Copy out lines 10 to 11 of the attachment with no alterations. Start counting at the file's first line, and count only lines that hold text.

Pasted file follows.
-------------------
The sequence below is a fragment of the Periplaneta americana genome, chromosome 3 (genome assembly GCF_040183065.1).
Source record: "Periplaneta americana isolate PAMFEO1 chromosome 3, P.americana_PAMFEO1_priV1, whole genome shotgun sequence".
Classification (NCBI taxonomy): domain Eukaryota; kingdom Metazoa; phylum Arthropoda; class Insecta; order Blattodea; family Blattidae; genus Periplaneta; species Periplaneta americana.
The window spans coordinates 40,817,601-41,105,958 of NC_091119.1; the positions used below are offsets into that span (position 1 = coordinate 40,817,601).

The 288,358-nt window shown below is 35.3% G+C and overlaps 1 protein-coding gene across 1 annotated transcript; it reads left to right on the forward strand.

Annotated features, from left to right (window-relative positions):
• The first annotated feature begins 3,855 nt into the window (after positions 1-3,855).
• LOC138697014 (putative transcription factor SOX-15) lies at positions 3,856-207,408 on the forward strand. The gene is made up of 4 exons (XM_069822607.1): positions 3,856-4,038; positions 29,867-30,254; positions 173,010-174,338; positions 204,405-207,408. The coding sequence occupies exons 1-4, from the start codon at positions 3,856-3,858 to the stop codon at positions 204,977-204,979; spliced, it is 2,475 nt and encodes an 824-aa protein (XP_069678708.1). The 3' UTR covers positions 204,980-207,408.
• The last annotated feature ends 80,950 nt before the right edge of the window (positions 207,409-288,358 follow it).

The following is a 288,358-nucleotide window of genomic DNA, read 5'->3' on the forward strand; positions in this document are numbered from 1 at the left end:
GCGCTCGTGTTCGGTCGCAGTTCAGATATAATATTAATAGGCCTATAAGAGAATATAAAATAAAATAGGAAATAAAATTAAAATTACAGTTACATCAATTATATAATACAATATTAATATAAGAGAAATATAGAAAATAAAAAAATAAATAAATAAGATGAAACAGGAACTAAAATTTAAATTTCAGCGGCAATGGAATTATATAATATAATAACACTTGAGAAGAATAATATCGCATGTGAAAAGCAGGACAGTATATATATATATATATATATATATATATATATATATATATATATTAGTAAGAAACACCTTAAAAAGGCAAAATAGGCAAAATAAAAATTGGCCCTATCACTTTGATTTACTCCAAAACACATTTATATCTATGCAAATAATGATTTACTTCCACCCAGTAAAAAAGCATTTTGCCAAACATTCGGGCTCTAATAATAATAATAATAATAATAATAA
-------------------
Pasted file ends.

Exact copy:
The following is a 288,358-nucleotide window of genomic DNA, read 5'->3' on the forward strand; positions in this document are numbered from 1 at the left end:
GCGCTCGTGTTCGGTCGCAGTTCAGATATAATATTAATAGGCCTATAAGAGAATATAAAATAAAATAGGAAATAAAATTAAAATTACAGTTACATCAATTATATAATACAATATTAATATAAGAGAAATATAGAAAATAAAAAAATAAATAAATAAGATGAAACAGGAACTAAAATTTAAATTTCAGCGGCAATGGAATTATATAATATAATAACACTTGAGAAGAATAATATCGCATGTGAAAAGCAGGACAGTATATATATATATATATATATATATATATATATATATATATATATTAGTAAGAAACACCTTAAAAAGGCAAAATAGGCAAAATAAAAATTGGCCCTATCACTTTGATTTACTCCAAAACACATTTATATCTATGCAAATAATGATTTACTTCCACCCAGTAAAAAAGCATTTTGCCAAACATTCGGGCTCTAATAATAATAATAATAATAATAATAA